If you want to buy one of Artifact’s best cards, it will cost you more than the game itself at the moment of writing. Valve’s card game collaboration with Magic: The Gathering creator Richard Garfield launched on Steam this week to a mixed reception, and one of the most common criticisms was aimed at Artifact’s monetisation. Along with the initial cost of the game, cards can be purchased for real money on the Steam Market. The most expensive one right now is Axe, and it will set you back around £17/$21.
The price of cards constantly fluctuates and can be set by the sellers, but with Axe being an extremely sought-after card, it’s the priciest. It’s a rare hero card with 7 attack, 2 armour and a sizeable 11 health. Artifact currently costs £16/$20, making the card more expensive than the game.
Last week, Ville Kilkku estimated that it would take between $200 and $300 to build a full Artifact collection. If you want to play, you’re going to need to pay, but you can also make some of that money back.
Artifact is going to cost money to play. That’s a fact. You can play all of its digital competitors for free, and typically you can also grind your way to a top tier deck or two (even though it takes quite a bit of time). When you want to play a new deck immediately, or when you crave variety, that’s when money comes in. If you’ve already given up on being free-to-play (by the way), and moved on to spending actual cash, then Artifact is not especially expensive in comparison to other card games. In fact, with a working secondary market, you can recover much of the money you spend on it should you eventually decide to move on.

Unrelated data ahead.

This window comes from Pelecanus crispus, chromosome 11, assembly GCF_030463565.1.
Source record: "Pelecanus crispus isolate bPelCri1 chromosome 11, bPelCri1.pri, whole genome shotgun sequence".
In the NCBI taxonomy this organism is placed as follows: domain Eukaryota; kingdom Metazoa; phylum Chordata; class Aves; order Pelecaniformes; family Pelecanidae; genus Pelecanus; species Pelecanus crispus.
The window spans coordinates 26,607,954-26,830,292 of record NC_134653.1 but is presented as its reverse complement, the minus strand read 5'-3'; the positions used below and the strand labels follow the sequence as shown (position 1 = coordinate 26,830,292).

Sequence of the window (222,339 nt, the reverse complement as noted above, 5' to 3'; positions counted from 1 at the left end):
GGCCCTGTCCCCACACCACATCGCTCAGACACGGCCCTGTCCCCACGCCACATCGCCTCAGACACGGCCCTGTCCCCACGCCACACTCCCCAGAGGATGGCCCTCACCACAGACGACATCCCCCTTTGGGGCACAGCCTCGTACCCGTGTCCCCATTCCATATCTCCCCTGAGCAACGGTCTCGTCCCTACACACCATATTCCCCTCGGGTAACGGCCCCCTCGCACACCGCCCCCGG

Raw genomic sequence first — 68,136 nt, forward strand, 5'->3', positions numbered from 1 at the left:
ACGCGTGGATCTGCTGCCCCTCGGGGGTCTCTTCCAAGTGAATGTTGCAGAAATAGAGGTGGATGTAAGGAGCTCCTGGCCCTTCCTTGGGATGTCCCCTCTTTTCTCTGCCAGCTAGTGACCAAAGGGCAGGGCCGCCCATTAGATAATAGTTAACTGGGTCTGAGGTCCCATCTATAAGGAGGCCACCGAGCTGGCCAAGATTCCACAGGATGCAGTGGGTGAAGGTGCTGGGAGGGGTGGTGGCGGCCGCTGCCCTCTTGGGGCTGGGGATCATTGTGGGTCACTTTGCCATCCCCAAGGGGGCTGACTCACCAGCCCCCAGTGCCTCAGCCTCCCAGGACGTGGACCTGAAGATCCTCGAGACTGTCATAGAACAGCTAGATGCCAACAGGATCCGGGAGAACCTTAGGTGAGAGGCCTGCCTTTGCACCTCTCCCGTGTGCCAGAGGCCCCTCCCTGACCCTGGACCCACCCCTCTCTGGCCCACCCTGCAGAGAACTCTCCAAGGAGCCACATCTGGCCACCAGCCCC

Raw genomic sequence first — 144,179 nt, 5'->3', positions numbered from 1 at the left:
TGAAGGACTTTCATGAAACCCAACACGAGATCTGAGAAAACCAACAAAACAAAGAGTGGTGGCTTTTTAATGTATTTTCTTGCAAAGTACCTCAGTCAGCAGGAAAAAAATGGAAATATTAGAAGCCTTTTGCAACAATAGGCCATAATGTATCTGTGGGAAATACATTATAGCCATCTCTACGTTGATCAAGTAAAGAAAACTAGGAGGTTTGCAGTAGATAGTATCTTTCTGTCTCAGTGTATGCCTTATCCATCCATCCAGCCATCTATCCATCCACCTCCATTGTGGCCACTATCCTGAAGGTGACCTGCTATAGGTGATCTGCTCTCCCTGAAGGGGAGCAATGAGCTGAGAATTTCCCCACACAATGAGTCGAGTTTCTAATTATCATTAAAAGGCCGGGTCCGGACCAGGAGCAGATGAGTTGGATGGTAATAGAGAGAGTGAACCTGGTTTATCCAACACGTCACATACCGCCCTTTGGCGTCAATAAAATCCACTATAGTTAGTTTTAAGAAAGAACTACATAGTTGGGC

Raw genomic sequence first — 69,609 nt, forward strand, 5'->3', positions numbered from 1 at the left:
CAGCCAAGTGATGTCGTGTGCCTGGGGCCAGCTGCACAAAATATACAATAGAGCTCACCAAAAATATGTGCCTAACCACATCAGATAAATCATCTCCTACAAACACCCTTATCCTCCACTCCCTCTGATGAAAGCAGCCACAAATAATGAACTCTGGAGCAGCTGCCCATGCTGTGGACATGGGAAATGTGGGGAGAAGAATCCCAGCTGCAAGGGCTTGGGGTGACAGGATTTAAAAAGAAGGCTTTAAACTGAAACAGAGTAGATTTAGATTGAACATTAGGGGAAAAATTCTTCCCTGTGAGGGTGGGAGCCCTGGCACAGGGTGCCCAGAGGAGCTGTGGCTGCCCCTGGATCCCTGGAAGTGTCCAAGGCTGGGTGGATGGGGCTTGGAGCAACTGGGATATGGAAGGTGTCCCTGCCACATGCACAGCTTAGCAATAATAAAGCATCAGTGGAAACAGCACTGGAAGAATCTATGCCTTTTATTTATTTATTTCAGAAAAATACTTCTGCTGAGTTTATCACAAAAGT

It's also worth noting that Axe isn't representative of most cards. You buy plenty of them for pennies. There are plenty of ways to play competitively without Axe, but his great stat line and accompanying card are explicitly powerful, it's not surprising people want to use him as a go-to in red decks. Theoretically as more Axes appear in the card pool over time the price should come down, but it goes to show how expensive Artifact cards can get.
Keep your eye on Will Bindloss’s Artifact review-in-progress to see if it’s worth splashing out on.